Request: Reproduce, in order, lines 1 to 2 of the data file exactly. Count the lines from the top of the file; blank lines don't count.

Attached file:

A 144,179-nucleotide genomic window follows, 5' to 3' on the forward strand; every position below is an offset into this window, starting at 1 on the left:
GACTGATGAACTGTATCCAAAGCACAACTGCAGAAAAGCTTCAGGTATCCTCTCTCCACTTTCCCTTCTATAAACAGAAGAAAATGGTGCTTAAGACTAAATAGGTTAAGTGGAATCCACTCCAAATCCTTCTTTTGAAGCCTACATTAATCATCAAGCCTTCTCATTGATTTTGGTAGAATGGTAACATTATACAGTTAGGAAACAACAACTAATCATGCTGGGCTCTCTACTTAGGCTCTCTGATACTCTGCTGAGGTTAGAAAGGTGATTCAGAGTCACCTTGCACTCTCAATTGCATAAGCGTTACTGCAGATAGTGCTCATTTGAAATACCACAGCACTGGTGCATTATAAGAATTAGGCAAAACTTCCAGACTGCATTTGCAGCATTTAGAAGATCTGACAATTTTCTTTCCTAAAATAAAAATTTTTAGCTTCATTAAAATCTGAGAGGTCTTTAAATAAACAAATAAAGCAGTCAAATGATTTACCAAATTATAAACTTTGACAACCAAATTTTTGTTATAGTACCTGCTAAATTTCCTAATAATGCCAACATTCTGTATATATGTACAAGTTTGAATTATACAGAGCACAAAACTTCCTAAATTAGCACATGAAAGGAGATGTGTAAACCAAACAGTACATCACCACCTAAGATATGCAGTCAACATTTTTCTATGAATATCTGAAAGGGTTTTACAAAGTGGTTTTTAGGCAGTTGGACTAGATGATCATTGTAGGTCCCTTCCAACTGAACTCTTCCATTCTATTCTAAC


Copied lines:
A 144,179-nucleotide genomic window follows, 5' to 3' on the forward strand; every position below is an offset into this window, starting at 1 on the left:
GACTGATGAACTGTATCCAAAGCACAACTGCAGAAAAGCTTCAGGTATCCTCTCTCCACTTTCCCTTCTATAAACAGAAGAAAATGGTGCTTAAGACTAAATAGGTTAAGTGGAATCCACTCCAAATCCTTCTTTTGAAGCCTACATTAATCATCAAGCCTTCTCATTGATTTTGGTAGAATGGTAACATTATACAGTTAGGAAACAACAACTAATCATGCTGGGCTCTCTACTTAGGCTCTCTGATACTCTGCTGAGGTTAGAAAGGTGATTCAGAGTCACCTTGCACTCTCAATTGCATAAGCGTTACTGCAGATAGTGCTCATTTGAAATACCACAGCACTGGTGCATTATAAGAATTAGGCAAAACTTCCAGACTGCATTTGCAGCATTTAGAAGATCTGACAATTTTCTTTCCTAAAATAAAAATTTTTAGCTTCATTAAAATCTGAGAGGTCTTTAAATAAACAAATAAAGCAGTCAAATGATTTACCAAATTATAAACTTTGACAACCAAATTTTTGTTATAGTACCTGCTAAATTTCCTAATAATGCCAACATTCTGTATATATGTACAAGTTTGAATTATACAGAGCACAAAACTTCCTAAATTAGCACATGAAAGGAGATGTGTAAACCAAACAGTACATCACCACCTAAGATATGCAGTCAACATTTTTCTATGAATATCTGAAAGGGTTTTACAAAGTGGTTTTTAGGCAGTTGGACTAGATGATCATTGTAGGTCCCTTCCAACTGAACTCTTCCATTCTATTCTAAC